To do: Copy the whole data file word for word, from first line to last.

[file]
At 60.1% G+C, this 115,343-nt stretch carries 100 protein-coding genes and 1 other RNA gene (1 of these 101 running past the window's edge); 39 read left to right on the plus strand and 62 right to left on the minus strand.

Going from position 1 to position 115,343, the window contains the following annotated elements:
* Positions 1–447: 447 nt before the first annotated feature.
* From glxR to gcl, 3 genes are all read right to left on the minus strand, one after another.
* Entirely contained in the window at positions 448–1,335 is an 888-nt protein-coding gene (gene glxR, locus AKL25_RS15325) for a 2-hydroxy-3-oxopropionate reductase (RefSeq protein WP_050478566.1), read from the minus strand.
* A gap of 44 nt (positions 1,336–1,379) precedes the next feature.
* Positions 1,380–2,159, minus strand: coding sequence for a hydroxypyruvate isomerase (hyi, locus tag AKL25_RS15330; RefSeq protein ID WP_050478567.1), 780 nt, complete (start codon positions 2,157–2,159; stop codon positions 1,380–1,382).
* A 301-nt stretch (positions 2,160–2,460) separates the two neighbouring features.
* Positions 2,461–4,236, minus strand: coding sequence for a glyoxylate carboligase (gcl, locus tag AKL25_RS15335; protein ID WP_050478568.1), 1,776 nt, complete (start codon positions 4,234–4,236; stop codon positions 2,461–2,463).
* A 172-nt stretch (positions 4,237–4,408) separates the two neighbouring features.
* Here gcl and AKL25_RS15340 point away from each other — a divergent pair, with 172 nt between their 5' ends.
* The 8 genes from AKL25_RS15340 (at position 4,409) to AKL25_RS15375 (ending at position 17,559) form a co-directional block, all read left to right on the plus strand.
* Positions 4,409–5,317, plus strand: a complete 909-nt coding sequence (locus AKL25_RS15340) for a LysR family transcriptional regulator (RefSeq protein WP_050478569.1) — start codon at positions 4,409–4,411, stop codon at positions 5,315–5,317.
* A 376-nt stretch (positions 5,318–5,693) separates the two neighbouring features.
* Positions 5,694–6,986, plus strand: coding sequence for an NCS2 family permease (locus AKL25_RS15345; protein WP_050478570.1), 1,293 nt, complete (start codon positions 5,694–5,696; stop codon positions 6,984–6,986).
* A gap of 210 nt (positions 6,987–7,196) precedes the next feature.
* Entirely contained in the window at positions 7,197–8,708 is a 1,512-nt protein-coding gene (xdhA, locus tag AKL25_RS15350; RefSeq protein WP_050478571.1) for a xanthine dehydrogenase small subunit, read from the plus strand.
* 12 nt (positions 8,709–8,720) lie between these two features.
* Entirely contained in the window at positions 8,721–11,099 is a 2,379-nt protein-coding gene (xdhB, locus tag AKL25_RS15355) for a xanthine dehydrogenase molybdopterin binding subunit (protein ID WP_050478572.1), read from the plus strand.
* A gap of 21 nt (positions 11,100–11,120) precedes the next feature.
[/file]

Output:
At 60.1% G+C, this 115,343-nt stretch carries 100 protein-coding genes and 1 other RNA gene (1 of these 101 running past the window's edge); 39 read left to right on the plus strand and 62 right to left on the minus strand.

Going from position 1 to position 115,343, the window contains the following annotated elements:
* Positions 1–447: 447 nt before the first annotated feature.
* From glxR to gcl, 3 genes are all read right to left on the minus strand, one after another.
* Entirely contained in the window at positions 448–1,335 is an 888-nt protein-coding gene (gene glxR, locus AKL25_RS15325) for a 2-hydroxy-3-oxopropionate reductase (RefSeq protein WP_050478566.1), read from the minus strand.
* A gap of 44 nt (positions 1,336–1,379) precedes the next feature.
* Positions 1,380–2,159, minus strand: coding sequence for a hydroxypyruvate isomerase (hyi, locus tag AKL25_RS15330; RefSeq protein ID WP_050478567.1), 780 nt, complete (start codon positions 2,157–2,159; stop codon positions 1,380–1,382).
* A 301-nt stretch (positions 2,160–2,460) separates the two neighbouring features.
* Positions 2,461–4,236, minus strand: coding sequence for a glyoxylate carboligase (gcl, locus tag AKL25_RS15335; protein ID WP_050478568.1), 1,776 nt, complete (start codon positions 4,234–4,236; stop codon positions 2,461–2,463).
* A 172-nt stretch (positions 4,237–4,408) separates the two neighbouring features.
* Here gcl and AKL25_RS15340 point away from each other — a divergent pair, with 172 nt between their 5' ends.
* The 8 genes from AKL25_RS15340 (at position 4,409) to AKL25_RS15375 (ending at position 17,559) form a co-directional block, all read left to right on the plus strand.
* Positions 4,409–5,317, plus strand: a complete 909-nt coding sequence (locus AKL25_RS15340) for a LysR family transcriptional regulator (RefSeq protein WP_050478569.1) — start codon at positions 4,409–4,411, stop codon at positions 5,315–5,317.
* A 376-nt stretch (positions 5,318–5,693) separates the two neighbouring features.
* Positions 5,694–6,986, plus strand: coding sequence for an NCS2 family permease (locus AKL25_RS15345; protein WP_050478570.1), 1,293 nt, complete (start codon positions 5,694–5,696; stop codon positions 6,984–6,986).
* A gap of 210 nt (positions 6,987–7,196) precedes the next feature.
* Entirely contained in the window at positions 7,197–8,708 is a 1,512-nt protein-coding gene (xdhA, locus tag AKL25_RS15350; RefSeq protein WP_050478571.1) for a xanthine dehydrogenase small subunit, read from the plus strand.
* 12 nt (positions 8,709–8,720) lie between these two features.
* Entirely contained in the window at positions 8,721–11,099 is a 2,379-nt protein-coding gene (xdhB, locus tag AKL25_RS15355) for a xanthine dehydrogenase molybdopterin binding subunit (protein ID WP_050478572.1), read from the plus strand.
* A gap of 21 nt (positions 11,100–11,120) precedes the next feature.